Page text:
participate equally in farming activities with men. Studer

(1983) mentions that men are nearly the exclusive participants

in community businesses in the Andes settings. However,





17

according to Sautu (1982), rural women in the Bolivian Andes

are allowed to work cooperatively, lending their labor force

to relatives and friends. An equal work retribution is "paid

back" at some later date.



The Allocation of Resources and the Process of Decision-Making

within the Household


Intra-household dynamics, defined as the dynamics in the

allocation of resources and the process of decision-making,

may undergo intense negotiation and bargaining. Some

questions must be carefully considered to better understand

the dynamics of farm households (Poats et al., 1988). For

example, What is the access and use of resources by the

household members? What is the degree of control over the

resources by each family member? Who decides about production

strategies or expenditures? Who bears the responsibility for

the use of commodities produced? The goals and interests of

household members may be competing or even totally opposite.

In many societies women and men have quite separate
responsibilities, access to distinct resources and
differentiated control over return from their own activities
(Poats et al., 1988).
The assumption that the utility function of a household

acting in its "own best interest" obscures the fact that the

best interest of a household may not be the best interest of

particular members (Cloud, 1985). Negotiations may be

required among the parties.





18

Feldstein and Poats (1989) suggest that these patterns of

resource allocation and decision-making vary from one society

to another. In some cultures, mostly patriarchal, one

household member is the single decision maker. In others,

different members make different decisions in different

fields. Consultation and negotiation take place between

particular members. Other households may have totally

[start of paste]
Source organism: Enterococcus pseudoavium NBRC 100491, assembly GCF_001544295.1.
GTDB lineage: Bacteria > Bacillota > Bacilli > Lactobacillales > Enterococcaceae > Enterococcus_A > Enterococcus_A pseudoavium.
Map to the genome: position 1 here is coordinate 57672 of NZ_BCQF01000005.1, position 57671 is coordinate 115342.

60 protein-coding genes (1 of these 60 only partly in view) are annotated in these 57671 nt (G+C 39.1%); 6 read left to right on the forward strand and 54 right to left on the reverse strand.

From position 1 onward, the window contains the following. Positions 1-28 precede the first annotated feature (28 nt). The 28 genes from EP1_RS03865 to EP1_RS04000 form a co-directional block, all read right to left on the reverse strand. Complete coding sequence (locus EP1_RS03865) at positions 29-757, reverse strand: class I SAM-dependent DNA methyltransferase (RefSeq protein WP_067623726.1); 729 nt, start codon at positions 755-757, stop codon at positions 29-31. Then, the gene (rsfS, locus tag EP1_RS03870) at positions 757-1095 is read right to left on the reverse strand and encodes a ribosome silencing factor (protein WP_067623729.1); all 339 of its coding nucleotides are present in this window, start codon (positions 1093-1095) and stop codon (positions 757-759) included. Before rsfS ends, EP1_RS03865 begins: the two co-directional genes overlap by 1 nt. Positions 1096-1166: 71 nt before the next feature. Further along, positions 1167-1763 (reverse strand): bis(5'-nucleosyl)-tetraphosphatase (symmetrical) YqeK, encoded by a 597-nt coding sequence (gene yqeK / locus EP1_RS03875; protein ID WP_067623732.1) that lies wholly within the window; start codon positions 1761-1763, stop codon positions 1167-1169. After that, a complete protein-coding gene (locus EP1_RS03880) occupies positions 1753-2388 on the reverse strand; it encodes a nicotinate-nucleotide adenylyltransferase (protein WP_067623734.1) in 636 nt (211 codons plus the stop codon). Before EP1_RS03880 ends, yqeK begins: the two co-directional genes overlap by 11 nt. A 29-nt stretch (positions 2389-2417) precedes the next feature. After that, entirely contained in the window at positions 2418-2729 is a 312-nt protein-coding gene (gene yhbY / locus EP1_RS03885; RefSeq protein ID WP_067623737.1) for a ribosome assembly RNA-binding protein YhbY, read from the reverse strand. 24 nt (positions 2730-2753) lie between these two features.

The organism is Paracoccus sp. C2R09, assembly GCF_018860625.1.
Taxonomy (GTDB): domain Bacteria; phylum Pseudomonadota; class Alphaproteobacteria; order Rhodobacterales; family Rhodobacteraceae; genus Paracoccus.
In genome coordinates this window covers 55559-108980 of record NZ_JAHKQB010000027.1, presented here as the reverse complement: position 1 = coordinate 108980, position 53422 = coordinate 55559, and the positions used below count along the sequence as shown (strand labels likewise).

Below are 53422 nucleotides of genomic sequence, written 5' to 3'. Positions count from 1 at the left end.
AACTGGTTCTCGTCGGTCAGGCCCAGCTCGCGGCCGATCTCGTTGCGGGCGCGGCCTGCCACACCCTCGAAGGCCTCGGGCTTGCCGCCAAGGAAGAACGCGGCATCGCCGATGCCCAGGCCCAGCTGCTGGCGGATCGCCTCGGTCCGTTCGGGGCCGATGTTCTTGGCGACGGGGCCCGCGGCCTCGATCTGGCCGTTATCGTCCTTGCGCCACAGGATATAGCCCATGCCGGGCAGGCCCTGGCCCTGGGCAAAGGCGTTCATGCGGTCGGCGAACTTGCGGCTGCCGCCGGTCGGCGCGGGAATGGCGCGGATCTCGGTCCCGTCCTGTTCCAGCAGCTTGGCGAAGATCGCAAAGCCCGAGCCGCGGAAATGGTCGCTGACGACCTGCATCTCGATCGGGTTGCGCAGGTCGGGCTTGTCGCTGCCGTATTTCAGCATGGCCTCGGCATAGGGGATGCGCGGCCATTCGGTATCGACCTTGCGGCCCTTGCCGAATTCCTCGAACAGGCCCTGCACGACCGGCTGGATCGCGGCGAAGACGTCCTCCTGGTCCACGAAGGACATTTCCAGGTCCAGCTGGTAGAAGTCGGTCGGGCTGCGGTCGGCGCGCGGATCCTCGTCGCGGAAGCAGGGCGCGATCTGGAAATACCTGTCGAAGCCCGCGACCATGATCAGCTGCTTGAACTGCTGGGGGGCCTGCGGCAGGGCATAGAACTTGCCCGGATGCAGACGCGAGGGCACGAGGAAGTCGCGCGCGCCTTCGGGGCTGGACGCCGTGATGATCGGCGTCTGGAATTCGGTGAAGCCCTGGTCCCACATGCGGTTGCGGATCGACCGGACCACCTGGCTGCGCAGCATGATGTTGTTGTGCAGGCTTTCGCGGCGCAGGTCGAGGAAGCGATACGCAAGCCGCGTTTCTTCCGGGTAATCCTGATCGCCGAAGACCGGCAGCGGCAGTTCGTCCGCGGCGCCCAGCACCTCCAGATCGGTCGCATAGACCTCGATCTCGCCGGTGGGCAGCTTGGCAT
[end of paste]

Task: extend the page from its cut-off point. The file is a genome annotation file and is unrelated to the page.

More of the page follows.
separated spheres of decisions for each or some household

members.

Within a given system, individual household members may share
some goals, benefits and resources, be independent on some and
be in conflict on others. What we face is complexity, not
homogeneity (Feldstein and Poats, 1989).

Resources may be accessible to part of the household

members or to only one. The control over resources also may

be different for men, women and children. Access refers to

the ability to use a resource, while control refers to the

power to decide about the use of specific resources (Poats et

al., 1988). Access to, and control over, land is one such

example. In some countries access to land is de facto

reserved to men. Men have control over the land and decide

whether or not to sell it, while women only have access to

land for growing crops. In most rural societies women's

access to, and control over, land is largely indirect.

They (women) acquire land by means of their relationship to
individual males such as husbands, fathers or brothers by
virtue of their gender roles as wives or mothers. Men, in
contrast, own land in their own right or by virtue of their
lineage membership or other systems of inheritance (Moser,
1993).

Condori (1988), from her personal experience as a rural





19

woman in Bolivia, explains that in her Andean village, women

do not have any right to land. When a woman (she refers to

her aunt) moves to another community (due to her marriage for

example), she loses all rights to her family's land. Even the

right to express opinion about how to use it is denied her.

Little research attention has been given to intra-

household dynamics. Gittelsohn (1992) identifies some reasons

for this: "These behaviors frequently occur behind doors,

that is, that they are not public, observable phenomena."

Additionally, resource-allocation is made up of many "little"

activities and behaviors that prove challenging for

individuals to recall accurately. Finally, intra-household

behaviors are of a sensitive nature and may be difficult

topics for interviews.

Decision-making within the household may not be a smooth

mechanism. It may be the result of one head with the